TAIPEI, Taiwan – Investigators said Monday they've identified the "most likely suspect" who fired a shot that slightly injured Taiwanese President Chen Shui-bian (search) one day before he was narrowly re-elected last March.
But the suspect, Chen Yi-hsiung, drowned shortly after the March 19 shooting and police thought it was a suicide because the man prepared a will just before his death, said Hou You-yi (search), head of the Criminal Investigation.
"We investigated 119 suspects ... and Chen Yi-hsiung was the most likely suspect," Hou told reporters.
Hou said that the suspect was unhappy about the economy and the president's governance and left notes on a desk calendar describing his feelings. The investigator read one that said, "I felt depressed. After Chen Shui-bian became the president, the economy turned bad and we could not sell our house."
Another note said, "If Chen is reelected, I am old and cannot change anything."
Hou added, "We looked for his motive, and we found he was displeased with the social reality."
The pre-election shooting grazed the president's stomach as he was riding in an open-top Jeep in a campaign parade in the southern city of Tainan.
Opposition figures have accused pro-Chen politicians of staging the attack to gain sympathy votes in the March 20 election. Chen repeatedly denied he had anything to do with the shooting.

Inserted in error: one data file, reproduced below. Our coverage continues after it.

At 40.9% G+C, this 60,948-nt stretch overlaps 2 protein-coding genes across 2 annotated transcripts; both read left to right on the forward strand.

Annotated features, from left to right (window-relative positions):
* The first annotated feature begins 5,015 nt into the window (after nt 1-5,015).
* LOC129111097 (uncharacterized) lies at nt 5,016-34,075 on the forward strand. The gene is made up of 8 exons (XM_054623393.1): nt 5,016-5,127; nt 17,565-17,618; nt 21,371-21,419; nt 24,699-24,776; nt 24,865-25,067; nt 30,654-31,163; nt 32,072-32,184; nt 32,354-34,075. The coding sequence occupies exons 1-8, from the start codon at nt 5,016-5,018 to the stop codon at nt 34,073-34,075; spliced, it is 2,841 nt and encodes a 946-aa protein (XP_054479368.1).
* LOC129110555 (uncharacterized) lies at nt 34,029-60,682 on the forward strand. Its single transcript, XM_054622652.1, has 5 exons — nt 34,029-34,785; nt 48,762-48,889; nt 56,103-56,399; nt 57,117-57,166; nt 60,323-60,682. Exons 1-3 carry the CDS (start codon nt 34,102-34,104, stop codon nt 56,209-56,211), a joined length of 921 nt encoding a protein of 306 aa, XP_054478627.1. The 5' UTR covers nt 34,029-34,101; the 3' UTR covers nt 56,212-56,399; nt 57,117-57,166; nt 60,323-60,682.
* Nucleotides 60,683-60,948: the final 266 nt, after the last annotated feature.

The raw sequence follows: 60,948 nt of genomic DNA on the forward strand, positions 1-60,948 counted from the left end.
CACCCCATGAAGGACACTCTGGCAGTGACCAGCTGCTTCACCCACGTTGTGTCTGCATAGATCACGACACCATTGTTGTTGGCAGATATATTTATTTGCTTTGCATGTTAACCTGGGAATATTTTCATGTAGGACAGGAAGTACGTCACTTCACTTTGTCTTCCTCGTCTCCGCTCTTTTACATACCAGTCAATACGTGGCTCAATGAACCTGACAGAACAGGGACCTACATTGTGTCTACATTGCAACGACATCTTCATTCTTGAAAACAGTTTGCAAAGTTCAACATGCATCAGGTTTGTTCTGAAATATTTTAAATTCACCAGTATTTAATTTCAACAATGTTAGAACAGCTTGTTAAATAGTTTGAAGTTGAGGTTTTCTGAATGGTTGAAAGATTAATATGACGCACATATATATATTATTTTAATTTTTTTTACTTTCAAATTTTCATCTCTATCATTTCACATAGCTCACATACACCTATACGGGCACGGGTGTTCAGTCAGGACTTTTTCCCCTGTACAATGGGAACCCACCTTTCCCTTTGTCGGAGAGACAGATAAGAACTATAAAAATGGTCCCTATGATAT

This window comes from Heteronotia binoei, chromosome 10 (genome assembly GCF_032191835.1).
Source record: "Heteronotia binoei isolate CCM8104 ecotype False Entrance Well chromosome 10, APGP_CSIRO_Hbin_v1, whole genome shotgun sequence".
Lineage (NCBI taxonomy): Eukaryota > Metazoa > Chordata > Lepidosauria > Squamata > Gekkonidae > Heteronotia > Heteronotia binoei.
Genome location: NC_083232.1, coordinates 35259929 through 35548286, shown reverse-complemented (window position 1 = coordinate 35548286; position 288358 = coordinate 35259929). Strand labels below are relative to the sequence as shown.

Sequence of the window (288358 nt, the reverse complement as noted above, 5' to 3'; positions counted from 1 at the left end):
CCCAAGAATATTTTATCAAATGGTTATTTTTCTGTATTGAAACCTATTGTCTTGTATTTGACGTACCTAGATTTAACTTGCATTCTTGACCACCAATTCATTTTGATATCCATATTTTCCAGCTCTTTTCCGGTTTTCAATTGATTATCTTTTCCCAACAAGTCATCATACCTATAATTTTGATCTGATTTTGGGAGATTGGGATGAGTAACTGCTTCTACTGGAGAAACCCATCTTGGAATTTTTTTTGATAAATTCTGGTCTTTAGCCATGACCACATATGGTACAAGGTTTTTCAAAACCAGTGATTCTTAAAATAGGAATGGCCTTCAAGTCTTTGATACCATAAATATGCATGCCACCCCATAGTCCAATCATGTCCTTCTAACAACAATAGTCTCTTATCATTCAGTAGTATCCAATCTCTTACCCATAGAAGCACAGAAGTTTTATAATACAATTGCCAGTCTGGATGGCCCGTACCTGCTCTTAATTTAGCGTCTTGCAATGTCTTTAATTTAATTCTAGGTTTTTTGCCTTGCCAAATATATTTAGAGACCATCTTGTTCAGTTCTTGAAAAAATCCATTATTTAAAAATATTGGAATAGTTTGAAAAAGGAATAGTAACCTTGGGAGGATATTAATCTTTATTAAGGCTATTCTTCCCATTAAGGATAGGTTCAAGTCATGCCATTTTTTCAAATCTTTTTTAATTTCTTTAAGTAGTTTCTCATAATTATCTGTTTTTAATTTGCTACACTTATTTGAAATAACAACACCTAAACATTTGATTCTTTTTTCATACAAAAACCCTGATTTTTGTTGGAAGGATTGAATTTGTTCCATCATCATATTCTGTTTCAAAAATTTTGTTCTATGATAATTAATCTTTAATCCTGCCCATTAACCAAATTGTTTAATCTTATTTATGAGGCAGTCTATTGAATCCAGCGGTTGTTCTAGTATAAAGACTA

Hou said video footage shot before the shooting put Chen Yi-hsiung at the scene and an extensive investigation of the weapon used traced it back to the suspect, who purchased his handgun shortly before the shooting.
Hou showed videotapes that featured the suspect, who looked like he was in his late 50s and in a yellow jacket, walking in the street near the shooting scene.
After the shooting, "he ran and then slowed to walk, and then walked quickly. He did not walk toward his home but in the opposition direction," Hou said.
Hou said that the suspect's wife confessed to her that he shot the president. Hou told reporters the women said her husband was quiet for several days after the shooting. After she saw the TV footage of her husband at the scene, she asked him if he did it, Hou said.
"He said, 'I did it and I will handle it myself,"' Hou said quoting the suspect's wife.
The wife said the suspect asked her to trim his hair and sideburns to change his looks.